Chemotherapy Brain and the Nose That Took Over the World

This essay was originally published on September 17, 2014.

If you’ve been reading this blog faithfully, you’ve seen me mention the term “chemo brain” on occasion. The best way to describe the feeling is a general state of befuddlement, coupled with a sense that you aren’t quite sure where you are, or why you are for that matter. It’s not a pleasant state to be in. Moreover, for someone who earns a living as a writer, it can be downright prohibitive. No one really expects anyone undergoing chemotherapy to be able to work, but writing is not always working; taking away a person’s ability to string words into coherent sentences can be tantamount to taking away one’s ability to breathe.

Speaking of breathing, there is one rather pernicious side effect to the “dark days” of chemo: your sense of smell goes absolutely haywire. This too can be hell on the psyche, mostly because anything and everything smells terrible.

Like many other experiences I’ve been having since my cancer diagnosis, I find the smell issue to be rather ironic. In a former life, I had quite an extensive perfume collection accumulated over many years, which was unethically disposed of by someone who did not appreciate the art of a fine scent. I’ve harbored a slew of bad feelings over that event, and having to endure everything smelling like a cess pool at high noon has regurgitated them in a most unpleasant way. When you must lie in a dark room with the door closed in order to avoid even the most innocuous of odors assaulting your poisoned senses, your thoughts take over, and you can’t avoid wishing that the world looked and smelled a little rosier. If the smell of fruit-scented hand soap, freshly brewed coffee, and even freshly laundered clothing makes you retch, life is most certainly at a low point.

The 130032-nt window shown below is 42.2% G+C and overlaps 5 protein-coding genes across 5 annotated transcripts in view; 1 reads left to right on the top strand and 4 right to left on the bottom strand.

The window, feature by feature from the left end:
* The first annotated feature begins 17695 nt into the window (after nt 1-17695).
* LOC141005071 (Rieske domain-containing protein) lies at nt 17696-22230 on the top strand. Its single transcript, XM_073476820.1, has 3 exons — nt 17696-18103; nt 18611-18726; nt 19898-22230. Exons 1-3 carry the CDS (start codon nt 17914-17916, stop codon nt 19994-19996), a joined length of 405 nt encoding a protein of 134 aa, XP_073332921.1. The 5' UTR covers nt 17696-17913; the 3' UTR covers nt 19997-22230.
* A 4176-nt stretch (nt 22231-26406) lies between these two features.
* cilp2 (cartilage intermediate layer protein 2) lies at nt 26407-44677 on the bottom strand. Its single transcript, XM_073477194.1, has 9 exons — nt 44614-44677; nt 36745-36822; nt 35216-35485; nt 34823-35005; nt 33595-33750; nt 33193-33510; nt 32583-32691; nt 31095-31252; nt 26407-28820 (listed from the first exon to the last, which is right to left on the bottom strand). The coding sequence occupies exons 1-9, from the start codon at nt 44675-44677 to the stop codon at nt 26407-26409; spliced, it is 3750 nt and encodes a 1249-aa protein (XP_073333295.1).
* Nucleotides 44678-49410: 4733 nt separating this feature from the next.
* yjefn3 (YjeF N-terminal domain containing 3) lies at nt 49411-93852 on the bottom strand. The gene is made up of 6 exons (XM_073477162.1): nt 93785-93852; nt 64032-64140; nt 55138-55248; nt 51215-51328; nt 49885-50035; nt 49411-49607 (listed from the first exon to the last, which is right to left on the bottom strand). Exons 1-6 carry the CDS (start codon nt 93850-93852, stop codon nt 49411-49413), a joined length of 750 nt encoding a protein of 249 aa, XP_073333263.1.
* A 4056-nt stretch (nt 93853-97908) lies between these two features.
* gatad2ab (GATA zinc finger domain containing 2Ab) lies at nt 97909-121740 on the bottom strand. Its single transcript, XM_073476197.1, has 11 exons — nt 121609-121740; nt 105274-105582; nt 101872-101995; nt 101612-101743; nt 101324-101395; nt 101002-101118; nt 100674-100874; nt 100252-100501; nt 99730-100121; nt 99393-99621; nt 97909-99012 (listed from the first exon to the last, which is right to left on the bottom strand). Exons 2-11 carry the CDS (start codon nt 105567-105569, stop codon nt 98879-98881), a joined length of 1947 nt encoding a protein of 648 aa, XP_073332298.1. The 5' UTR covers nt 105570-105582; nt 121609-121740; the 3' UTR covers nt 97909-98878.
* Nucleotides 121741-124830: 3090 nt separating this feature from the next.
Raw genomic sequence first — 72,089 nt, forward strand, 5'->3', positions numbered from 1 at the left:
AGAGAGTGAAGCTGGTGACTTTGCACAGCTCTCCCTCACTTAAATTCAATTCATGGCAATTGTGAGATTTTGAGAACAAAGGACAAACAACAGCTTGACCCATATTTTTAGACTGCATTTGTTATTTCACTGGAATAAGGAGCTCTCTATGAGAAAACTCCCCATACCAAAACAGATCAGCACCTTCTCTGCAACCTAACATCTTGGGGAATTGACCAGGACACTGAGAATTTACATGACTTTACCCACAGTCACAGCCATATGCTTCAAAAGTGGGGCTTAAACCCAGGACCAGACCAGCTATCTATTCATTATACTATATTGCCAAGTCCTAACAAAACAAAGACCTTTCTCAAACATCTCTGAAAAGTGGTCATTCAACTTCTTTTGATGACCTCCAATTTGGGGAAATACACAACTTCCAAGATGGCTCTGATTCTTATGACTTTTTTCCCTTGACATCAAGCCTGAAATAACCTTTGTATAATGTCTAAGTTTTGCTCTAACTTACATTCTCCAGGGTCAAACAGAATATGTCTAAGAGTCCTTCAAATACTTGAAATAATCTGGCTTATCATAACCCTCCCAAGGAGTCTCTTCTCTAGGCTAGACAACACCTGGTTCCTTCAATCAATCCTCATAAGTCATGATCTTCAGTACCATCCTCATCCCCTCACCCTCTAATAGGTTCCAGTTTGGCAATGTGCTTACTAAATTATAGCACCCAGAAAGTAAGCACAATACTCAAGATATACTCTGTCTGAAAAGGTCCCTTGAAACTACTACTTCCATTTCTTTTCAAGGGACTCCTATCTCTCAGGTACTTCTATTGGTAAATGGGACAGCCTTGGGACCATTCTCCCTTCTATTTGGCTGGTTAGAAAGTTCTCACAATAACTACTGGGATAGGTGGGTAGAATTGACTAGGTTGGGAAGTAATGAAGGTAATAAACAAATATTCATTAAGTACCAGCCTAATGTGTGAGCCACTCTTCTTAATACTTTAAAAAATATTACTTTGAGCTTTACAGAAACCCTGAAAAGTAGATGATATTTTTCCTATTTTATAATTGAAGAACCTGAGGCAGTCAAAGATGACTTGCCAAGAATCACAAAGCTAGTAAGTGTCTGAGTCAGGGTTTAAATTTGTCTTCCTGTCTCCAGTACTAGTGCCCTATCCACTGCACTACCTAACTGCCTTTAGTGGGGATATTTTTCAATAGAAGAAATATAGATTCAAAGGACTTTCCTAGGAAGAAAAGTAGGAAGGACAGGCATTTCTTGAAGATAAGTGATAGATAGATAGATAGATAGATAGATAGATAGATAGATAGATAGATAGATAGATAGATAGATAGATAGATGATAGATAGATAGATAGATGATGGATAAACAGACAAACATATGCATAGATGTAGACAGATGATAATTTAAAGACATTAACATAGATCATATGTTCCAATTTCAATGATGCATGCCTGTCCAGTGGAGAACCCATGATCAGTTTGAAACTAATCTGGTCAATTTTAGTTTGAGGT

My chemo brain, my altered sense of smell, and the rest of me are not happy campers these days. Try as I might to find humor in all this, I wonder if I will ever see a time when cancer treatments will not involve vile chemicals that reduce one’s physical and emotional states to rubble. Or even better: let’s figure out how to prevent or maybe even cure this insidious disease.

What I’m learning is that the outward side effects of chemotherapy are really the ones that are the easiest to digest (pun intended). I can deal with being bald and pasty, but I can’t deal with a malfunctioning brain and everything smelling like shit.

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